Now when you look at Dr Ara’s website here we can see that he is a MD who has worked hard to rise to his current position as a golf specialist and this all sounds highly admirable, but the question still begs, why would a doctor who works with professional golfers choose to believe in some pseudo science such as dislocating sacrum’s?

Well in my opinion the answer is either pressure or ego!

The pressure can be from having to be seen to be doing something! Something proactive, something advanced or high tech or cutting edge by the player, or their management and even the public when really there isn’t anything more to do with a professional athlete than there is with any other patient in the early stages of injury. That is simply to give good, clear, sensible, well reasoned and evidenced based advice and education on the injury, recommend the most appropriate management, loading and if suitable, and maybe, just maybe a little bit of light manual therapy as well.

In my experience the best physios/doctors I know simply don’t offer or promise quick fixes or miraculous cures as they know they don’t exist!

I come across this a lot in professional sport, a desire by physios and medical professionals to promise things they simply cant do or that can be done just to be seen to be ‘doing’ something, whether its prolotherapy or PRP injections, horse placenta or stem cell massages, silly electrotherapy machines, manipulations, quacupuncture, stretchy tape etc etc the list can be endless, all in an effort to be seen as getting the athlete better, quicker, faster, sooner, I have a saying when I worked in professional football that I still use today….

the hardest thing for a physio or doctor to do at times is…. NOTHING!

Now, when I say ‘nothing’ I mean apart from giving good, honest, advice, education and optimal loading/movement stratagies for the essentail mechanotherapy effects, which really isn’t nothing, in fact it can be a bloody lot more hard work for a physio to do this, taking more gumption and guts to apply this than taking the easy pseudo scientific route and giving a muscle rub, joint pop or a bit of sticky tape!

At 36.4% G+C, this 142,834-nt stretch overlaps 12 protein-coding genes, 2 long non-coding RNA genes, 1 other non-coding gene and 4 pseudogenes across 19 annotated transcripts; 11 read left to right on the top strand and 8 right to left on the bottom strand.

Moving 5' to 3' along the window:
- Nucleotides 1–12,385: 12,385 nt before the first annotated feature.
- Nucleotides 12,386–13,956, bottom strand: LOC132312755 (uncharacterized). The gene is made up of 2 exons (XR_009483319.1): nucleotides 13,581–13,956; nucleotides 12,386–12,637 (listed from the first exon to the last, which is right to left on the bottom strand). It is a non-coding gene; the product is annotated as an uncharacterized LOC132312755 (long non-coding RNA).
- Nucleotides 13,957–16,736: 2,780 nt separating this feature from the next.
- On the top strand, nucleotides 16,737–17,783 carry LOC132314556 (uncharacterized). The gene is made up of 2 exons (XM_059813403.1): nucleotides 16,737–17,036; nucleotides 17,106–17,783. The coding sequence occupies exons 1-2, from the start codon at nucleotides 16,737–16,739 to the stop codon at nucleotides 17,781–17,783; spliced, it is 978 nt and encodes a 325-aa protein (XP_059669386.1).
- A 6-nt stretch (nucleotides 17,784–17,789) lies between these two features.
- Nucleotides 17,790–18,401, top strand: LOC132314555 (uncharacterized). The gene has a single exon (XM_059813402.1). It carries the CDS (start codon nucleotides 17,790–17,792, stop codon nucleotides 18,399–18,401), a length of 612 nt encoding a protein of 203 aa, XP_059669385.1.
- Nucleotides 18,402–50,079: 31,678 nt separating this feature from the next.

Now, if it’s not pressure making medical professionals believe in pseudo science then its thier ego!

Ego to be seen as the smartest, cleverist or most cutting edge clinican! To be seen as being able to detect and cure things that other mere mortals cannot! Again I have seen this a lot, a hell of a lot in my time in both professional sport and day to day practice, guru’s, specialists or experts and thier influential charismatic personas who believe they have some extra skill or ability that no other in their field has, that only they can fix this athlete based on some mumbo jumbo clap trap that usually costs a lot of money!

Anyway, what now for Tiger? Well I wish him all the best for his recovery, but I do sincerely hope he hasn’t been affected by this episode of terrible, shockingly bad medical advice, and I hope he hasn’t been left with any negative thoughts or beliefs that his sacrum is now vulnerable to ‘popping out’ and that he doesn’t rely on the use of regular manipulations in a belief that it is putting it back in.

Instead I would suggest Tigers needs some simple, good, honest advice from a medical professional that his back pain isnt due to popping sacrums, that in fact its more than likley due to his recent disc surgey and the true cause of the structure to blame can really never be found, and that to manage this episode, it needs some time, regular movement and perhaps some good strength and conditioning from the many excellent golf specialist physios I know!

So Tiger if you need any recommendations, I know you’re a subscriber to ‘The Sports Physio’, drop me a line and I’ll hook you up with a sports physio who doesn’t feed you bull shit about sacrums popping out!

As always thanks for reading


95 thoughts on “A Tiger’s Tale… or rather its Sacrum!

  1. hi patti, can you provide me with the cases where the removal of hypermobility of the SIJ results in the ceasing of muscular dysfunction, imbalance and neuromuscular problems? For your claim to hold water researchers need to demonstrate the following:

    1. that we know of a way to reliably assess for and identify hypermobility of the SIJ
    2. if SIJ hypermobility is reliably identifiable, that we can reliably attribute pain in the SIJ region, in a causal manner to this hypermobility
    3. that removal of this hypermobility (presumably by surgical fusion or stability exercises- multifidus/TA, deep hip mm etc) is measurable
    4. that the removal of hypermobility via said interventions (above) affects “muscular dysfunction” or “neuromuscular problems” in such a way that pain is reduced or eliminated.